CCP leader Xi Jinping was going to visit the city on the following day, and Yu and other practitioners were arrested as a “precaution,” so that they couldn’t stage any protests or appeals during Xi’s visit.
After learning about Yu’s arrest, several lawyers who used to work with him started to work on his case too, but he was sentenced to four years all the same.
In addition, his lawyers, Wang Quanzhang, Wang Yu, and Dong Qianyong were all arrested during an infamous crackdown on July 9, 2015, in which more than 200 Chinese lawyers and human rights activists were arrested.
After serving his four years in jail, Yu was released in 2017.
At the end of 2018, he managed to escape to Thailand, where he was able to obtain a visa to the United States. His wife had already gained refugee status from the American government.
On Jan 27, 2019, after spending nearly 12 years in labor camps and jails, Yu finally joined his wife, daughter and son in San Francisco.
However, on the same day that Yu gained freedon, his lawyer Wang Quanzhang, after being secretly detained for more than three years, was sentenced to 4 years and a half in prison.
Yu Wensheng, a 52 lawyer who defended Wang Quanzhang, is also currently detained at Xuzhou Detention Center.
Twisting the Facts, in the US and China
Yu said the public had no way to know what actually happened at this fourth trial, on April 22, 2015. China Central TV (CCTV) edited and twisted the video and in particular defamed his lawyer, Wang Yu.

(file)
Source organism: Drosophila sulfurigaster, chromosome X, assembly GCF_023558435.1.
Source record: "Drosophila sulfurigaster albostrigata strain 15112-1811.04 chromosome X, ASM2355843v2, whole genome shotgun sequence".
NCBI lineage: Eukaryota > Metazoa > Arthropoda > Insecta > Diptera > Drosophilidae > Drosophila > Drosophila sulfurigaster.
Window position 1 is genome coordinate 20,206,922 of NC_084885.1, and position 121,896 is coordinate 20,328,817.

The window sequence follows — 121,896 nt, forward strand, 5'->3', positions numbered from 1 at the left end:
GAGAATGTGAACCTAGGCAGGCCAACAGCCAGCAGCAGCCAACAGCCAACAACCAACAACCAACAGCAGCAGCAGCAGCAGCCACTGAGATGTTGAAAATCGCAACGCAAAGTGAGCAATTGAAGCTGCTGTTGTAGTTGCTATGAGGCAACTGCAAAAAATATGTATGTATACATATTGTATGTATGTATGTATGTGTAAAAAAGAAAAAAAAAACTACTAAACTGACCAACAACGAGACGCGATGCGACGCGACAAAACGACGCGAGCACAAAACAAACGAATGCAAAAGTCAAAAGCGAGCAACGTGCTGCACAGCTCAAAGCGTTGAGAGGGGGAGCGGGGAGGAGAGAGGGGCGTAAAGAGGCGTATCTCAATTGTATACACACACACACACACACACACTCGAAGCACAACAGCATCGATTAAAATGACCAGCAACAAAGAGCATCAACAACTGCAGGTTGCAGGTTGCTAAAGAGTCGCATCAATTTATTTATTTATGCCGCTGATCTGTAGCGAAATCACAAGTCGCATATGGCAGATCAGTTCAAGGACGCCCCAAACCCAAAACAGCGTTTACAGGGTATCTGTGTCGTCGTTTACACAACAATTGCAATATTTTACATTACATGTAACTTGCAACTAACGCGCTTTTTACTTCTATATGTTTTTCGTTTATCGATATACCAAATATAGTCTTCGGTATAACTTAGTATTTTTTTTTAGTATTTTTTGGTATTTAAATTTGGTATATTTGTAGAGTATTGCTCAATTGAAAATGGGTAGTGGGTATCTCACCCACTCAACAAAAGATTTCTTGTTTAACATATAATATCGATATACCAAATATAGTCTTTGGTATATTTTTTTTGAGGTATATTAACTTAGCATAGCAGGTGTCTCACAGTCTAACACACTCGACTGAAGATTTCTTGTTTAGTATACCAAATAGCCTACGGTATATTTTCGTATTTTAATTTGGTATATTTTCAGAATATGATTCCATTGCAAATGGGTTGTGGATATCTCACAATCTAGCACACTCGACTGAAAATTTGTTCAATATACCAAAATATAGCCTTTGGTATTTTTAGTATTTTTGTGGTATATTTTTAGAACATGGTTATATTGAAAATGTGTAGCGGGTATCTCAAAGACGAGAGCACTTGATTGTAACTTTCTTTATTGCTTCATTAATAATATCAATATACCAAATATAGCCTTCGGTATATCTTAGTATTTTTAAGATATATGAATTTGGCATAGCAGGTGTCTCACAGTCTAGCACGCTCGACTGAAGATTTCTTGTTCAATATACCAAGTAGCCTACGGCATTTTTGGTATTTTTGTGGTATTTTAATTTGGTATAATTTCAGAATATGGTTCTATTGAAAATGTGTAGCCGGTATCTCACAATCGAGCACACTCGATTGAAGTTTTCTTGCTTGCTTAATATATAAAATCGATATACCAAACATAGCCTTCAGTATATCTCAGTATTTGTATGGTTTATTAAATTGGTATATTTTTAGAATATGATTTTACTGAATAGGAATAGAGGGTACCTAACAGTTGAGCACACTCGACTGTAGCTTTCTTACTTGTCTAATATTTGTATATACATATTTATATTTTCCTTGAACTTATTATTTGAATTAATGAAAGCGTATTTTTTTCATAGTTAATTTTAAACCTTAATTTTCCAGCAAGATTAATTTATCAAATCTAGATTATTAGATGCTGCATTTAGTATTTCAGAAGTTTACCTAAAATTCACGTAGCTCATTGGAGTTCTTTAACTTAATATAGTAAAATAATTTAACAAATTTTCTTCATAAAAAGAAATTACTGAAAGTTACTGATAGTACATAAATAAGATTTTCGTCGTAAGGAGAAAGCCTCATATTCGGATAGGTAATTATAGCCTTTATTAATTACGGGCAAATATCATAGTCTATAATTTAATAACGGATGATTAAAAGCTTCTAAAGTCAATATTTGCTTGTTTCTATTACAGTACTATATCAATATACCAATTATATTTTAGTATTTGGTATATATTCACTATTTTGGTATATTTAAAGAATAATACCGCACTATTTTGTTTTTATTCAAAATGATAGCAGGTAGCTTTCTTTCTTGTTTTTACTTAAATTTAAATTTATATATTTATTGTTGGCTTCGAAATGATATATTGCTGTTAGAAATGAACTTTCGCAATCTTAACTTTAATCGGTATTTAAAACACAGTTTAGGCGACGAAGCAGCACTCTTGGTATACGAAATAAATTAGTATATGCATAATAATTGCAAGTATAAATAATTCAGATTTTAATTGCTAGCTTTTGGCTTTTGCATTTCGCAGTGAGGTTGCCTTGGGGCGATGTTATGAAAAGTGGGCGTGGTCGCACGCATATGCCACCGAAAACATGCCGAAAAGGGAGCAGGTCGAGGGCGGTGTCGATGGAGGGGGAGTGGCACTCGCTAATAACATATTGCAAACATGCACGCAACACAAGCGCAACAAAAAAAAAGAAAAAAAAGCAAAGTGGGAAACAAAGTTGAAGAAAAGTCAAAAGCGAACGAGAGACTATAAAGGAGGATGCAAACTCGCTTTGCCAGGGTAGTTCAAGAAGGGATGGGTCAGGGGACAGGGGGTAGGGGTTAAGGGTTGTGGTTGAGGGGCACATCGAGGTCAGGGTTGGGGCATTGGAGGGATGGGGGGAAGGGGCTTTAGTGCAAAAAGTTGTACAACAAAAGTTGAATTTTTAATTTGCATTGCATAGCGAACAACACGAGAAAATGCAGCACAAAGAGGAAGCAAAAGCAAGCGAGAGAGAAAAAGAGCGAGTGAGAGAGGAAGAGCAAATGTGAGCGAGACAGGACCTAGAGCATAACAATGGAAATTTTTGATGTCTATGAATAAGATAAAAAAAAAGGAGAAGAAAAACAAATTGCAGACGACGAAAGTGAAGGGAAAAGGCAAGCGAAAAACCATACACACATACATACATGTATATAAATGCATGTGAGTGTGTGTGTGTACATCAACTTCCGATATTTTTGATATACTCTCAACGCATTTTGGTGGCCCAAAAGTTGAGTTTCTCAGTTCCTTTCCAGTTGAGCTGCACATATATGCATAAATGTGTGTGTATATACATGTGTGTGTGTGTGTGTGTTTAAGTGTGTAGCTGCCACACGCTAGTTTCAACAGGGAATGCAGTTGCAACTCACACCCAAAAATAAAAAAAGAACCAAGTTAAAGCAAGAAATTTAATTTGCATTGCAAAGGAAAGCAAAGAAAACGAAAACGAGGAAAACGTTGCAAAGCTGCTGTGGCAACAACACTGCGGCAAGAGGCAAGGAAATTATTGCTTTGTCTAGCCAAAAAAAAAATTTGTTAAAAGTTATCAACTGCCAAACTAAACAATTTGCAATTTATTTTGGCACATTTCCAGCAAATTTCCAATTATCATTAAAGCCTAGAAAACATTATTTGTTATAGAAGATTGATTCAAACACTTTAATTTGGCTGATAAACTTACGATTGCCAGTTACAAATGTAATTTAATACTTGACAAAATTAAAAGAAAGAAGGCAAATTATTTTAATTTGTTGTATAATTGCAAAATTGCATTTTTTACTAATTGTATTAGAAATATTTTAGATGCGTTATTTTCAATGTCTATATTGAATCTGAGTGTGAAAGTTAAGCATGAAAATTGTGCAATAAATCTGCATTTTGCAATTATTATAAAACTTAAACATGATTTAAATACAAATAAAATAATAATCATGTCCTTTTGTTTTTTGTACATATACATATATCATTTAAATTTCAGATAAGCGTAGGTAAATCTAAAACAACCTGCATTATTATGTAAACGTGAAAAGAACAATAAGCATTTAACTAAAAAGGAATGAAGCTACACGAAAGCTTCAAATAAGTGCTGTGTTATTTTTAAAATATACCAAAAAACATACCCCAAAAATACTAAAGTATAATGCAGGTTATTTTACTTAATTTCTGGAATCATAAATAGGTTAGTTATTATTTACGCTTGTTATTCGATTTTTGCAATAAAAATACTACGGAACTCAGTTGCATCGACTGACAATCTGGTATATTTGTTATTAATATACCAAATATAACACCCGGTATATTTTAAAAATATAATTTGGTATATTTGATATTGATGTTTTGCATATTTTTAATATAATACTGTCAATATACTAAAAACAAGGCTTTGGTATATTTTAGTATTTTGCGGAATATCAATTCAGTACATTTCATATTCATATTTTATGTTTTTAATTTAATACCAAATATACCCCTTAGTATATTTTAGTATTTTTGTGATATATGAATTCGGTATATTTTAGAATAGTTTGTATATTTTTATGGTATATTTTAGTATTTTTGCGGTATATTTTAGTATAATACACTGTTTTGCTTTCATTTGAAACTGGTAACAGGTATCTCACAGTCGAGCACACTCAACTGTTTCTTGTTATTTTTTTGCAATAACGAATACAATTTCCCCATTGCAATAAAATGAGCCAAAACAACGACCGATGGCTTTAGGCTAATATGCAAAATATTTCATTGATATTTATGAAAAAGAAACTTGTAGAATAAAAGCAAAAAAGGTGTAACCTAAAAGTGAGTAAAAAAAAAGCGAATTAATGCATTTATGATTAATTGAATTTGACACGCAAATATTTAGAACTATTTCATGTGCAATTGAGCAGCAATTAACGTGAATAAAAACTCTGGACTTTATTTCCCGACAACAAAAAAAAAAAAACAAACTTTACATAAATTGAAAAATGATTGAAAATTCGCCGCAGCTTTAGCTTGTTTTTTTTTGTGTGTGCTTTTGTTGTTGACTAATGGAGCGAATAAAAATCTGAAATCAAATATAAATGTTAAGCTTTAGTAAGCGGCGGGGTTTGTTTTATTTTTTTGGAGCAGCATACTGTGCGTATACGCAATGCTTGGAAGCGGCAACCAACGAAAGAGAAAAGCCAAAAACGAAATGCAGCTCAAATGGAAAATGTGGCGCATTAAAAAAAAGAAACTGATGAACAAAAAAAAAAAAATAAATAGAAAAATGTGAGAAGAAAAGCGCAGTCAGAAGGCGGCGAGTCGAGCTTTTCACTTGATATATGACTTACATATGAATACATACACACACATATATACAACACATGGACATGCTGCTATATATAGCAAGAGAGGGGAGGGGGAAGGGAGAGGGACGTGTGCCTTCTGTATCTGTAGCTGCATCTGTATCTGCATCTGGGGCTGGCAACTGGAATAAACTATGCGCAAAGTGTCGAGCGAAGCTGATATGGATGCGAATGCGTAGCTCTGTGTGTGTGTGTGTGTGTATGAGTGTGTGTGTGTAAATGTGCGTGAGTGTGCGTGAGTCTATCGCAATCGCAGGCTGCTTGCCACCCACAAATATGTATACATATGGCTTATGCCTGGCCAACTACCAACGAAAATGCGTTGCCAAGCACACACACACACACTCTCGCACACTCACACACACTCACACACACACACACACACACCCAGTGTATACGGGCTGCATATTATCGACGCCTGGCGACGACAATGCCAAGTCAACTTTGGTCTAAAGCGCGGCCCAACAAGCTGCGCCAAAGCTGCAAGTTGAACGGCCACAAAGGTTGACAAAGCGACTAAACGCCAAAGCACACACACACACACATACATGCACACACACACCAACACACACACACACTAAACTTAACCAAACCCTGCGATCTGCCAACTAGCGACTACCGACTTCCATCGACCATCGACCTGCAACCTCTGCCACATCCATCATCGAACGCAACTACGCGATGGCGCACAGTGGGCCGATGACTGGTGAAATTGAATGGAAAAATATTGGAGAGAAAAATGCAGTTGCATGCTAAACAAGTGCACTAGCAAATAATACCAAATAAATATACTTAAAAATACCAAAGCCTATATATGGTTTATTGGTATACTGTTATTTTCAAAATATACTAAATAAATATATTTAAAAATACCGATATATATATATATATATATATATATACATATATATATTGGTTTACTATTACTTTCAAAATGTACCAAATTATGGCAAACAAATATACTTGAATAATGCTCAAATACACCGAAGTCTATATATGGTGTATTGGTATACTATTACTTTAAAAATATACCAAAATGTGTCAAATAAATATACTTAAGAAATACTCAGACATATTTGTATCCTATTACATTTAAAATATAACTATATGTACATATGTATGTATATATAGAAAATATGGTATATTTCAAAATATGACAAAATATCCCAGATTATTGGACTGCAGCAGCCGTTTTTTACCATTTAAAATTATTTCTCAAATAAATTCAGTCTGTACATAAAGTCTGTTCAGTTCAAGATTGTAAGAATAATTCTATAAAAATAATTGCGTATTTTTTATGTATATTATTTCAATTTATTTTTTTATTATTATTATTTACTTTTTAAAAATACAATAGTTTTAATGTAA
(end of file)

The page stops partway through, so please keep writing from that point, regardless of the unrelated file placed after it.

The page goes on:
Li Dongxu, a female Falun Gong practitioner, was tried together with Yu. She tried to speak about her case, but guards harshly knocked her down and pressed her into her seat.
Li’s 84-year-old mother couldn’t endure seeing her daughter treated like this, and stood up to protest.
With the police guards apparently about to use force against the 84-year-old woman, the lawyer Wang Yu left her seat to stop them. After she angrily condemned the police for their violence, Wang was dragged out of the court.
However, CCTV’s broadcasts told an entirely different story. After careful re-editing and manipulating of the video of the trial, the CCTV was able to produce serval “news” pieces showing Wang repeatedly leaving her seat to create “trouble” and make quite a scene in the court.
“People can hardly image how base CCTV is,” Yu said. “What saddens me is, although I have only stayed in Thailand and the United States for a very short period of time, I have bumped into CCTV’s programs a number of times at different places. However, I’ve never seen any U.S. or Thailand TV programs in China.
“I think President Trump is very correct to insist on ‘reciprocity’ in the trade talks. I hope the same principle can be applied to the media sectors too.”